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Phone Equipment
September 20, 2012 6:20 AM   Subscribe

Where can I get cheap PBX phone-exchange switching equipment?

If I want to set up my house like a small business, and have land-line phones that could call each other using a three-digit extension, what kind of PBX equipment can I get that would provice a dialtone and power to POTS phones? I have lots of copper wires and lots of phones, I just need the central core.
posted by shipbreaker to Technology (7 answers total) 2 users marked this as a favorite
 
You can use this http://www.freepbx.org/ and asterix to setup a linux based pbx.
posted by majortom1981 at 6:31 AM on September 20, 2012


Fred Wilson just posted a blog entry about his phone setup. He uses a Panasonic KX-TGP500 SIP DECT Phone System with a VOIP PBX called Onsip. Might be what you're looking for.
posted by NotMyselfRightNow at 6:37 AM on September 20, 2012


You can use Asterisk and a set of FXS cards in a cheap PC.

FXS cards provide power and dialtone to 2-wire phones (pots). FXO cards can accept analog phone lines, if you still have those.

I'm currently using Asterisk (although with Sangoma T1 cards and IP phones) to run a 50 person office.
posted by mu at 6:59 AM on September 20, 2012


Asterisk is probably going to be at the core of any solution. You can either install it yourself, or get one of the many pre-rolled PBX distributions (recommended).

There are a couple of ways of attaching extensions:

1. You can get FXS cards, as mu suggests, which you then wire up to each extension. This requires that each phone be "home run" to the location where the server is being kept. There used to be a way to use certain types of PCI faxmodems as cheap one-line FXS cards, but I don't know if that's still supported, and these days it may be harder to find the right kind of modem than it is to just buy a legitimate FXS.

2. You can use an Ethernet-to-POTS Analog Telephone Adapter (ATA) for each extension. This means no phone wiring; everything is done over the premises Ethernet, which presumably you already have. But each of the boxes has to be configured individually, which can be a PITA to manage if it's more than just a few.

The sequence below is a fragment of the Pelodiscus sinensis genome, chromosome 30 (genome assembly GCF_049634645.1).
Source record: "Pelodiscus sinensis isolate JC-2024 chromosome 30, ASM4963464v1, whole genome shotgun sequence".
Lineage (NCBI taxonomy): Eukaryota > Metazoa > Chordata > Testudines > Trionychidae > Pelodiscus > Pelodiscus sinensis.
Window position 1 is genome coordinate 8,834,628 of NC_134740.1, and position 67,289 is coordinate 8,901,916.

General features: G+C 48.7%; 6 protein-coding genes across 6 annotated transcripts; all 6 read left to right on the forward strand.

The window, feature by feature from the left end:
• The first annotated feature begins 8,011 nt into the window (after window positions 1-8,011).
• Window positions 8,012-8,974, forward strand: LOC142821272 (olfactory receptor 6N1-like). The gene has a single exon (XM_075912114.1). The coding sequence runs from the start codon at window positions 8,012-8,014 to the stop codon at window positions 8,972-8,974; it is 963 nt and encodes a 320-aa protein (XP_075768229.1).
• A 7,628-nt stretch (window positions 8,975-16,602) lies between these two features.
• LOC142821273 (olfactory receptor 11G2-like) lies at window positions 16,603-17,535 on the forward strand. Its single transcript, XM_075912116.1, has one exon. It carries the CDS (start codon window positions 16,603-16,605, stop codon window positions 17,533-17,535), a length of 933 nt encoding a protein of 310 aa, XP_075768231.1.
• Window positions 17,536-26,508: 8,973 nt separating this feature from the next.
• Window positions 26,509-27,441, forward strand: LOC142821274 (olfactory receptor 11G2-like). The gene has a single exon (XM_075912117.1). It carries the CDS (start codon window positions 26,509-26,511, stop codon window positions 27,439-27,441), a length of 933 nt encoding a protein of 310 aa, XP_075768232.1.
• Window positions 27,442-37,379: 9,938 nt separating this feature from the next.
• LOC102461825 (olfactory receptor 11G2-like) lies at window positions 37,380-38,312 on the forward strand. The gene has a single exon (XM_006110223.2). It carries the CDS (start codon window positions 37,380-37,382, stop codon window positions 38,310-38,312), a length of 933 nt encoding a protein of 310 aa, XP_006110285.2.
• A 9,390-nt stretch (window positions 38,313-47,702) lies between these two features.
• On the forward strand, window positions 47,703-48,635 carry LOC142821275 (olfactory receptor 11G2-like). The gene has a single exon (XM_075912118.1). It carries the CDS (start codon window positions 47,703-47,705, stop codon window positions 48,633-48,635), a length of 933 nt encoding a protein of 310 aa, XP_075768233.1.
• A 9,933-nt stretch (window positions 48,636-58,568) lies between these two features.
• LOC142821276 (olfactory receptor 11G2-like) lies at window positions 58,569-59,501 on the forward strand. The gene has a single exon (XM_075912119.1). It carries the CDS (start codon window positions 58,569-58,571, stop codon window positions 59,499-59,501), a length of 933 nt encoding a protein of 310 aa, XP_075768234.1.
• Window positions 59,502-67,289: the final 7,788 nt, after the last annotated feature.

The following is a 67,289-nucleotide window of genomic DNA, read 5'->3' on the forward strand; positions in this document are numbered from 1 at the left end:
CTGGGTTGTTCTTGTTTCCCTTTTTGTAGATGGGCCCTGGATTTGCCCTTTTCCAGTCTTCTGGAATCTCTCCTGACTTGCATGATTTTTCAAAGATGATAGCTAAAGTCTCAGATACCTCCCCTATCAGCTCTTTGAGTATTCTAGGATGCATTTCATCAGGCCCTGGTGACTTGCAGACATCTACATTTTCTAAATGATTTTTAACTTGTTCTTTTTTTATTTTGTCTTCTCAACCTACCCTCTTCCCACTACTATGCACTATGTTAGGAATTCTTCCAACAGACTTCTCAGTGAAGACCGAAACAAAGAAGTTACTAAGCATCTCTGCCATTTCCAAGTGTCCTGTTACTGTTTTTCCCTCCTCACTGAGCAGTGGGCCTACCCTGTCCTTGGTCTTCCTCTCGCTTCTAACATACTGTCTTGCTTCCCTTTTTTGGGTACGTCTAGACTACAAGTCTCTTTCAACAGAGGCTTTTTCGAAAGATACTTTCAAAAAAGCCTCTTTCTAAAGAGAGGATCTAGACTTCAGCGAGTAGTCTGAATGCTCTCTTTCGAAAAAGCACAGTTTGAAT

3. You can ditch your analog phones completely and get SIP phones, which are like an analog phone and ATA in one unit. They plug into Ethernet rather than into an analog phone line, and communicate with the PBX (and through it, the outside world) over SIP exclusively. These tend to be fairly pricey but you can get inexpensive ones from no-name Chinese manufacturers pretty inexpensively now. If you've been in a newly-refurbished office recently, you've probably used phones like this (Ciscos are very popular in the corporate world). Although beware buying corporate-surplus equipment, some of it is not compatible with Asterisk.

Just as an aside, if you are going to pull any new wire, for the love of all that is good in the world pull Cat5E or something decent; don't pull crummy old Cat3, or worse yet untwisted phone wiring. The cost of wire is so low compared to the labor to install it, and having Cat5E in the walls is so much more useful, that it doesn't make sense to do anything else.
posted by Kadin2048 at 9:11 AM on September 20, 2012 [1 favorite]


Kadin2048 is spot on.
As for a nice package ready to roll is PBX in a flash. I have been running it for years. It works great.
As for phones, I run Cisco, Polycom, Linksys, Aastra and Dreamwave. If you are going to go with Asterisk you will want to stay away from the Cisco phones. They are nice but don't play well with Asterisk. If you have a lot of analog phones and want to go that route it might be worthwhile to look at some Linksys ata's (PAP2T-NA). But if you can swing it, go all VOIP. I would highly suggest the Aastra phones. You can find a lot of support for them.
posted by Climber at 11:57 AM on September 20, 2012


Seconding PBX-in-a-flash, or else Trixbox. You want something that packages Asterisk+FreePBX. You may prefer to use standalone ATAs or a media gateway rather than cards in the actual PBX computer to handle the extensions. You can use fully digital trunks through VOIP providers to reach the PSTN, rather than copper lines (e.g. POTS or a PRI).
posted by snuffleupagus at 2:58 PM on September 27, 2012


Just as an aside, if you are going to pull any new wire, for the love of all that is good in the world pull Cat5E or something decent

These days installers will tell you to pull CAT6 instead of 5E.

Here's a link to voip-info's page on media gateways, so the above makes more sense.
posted by snuffleupagus at 7:11 AM on September 30, 2012


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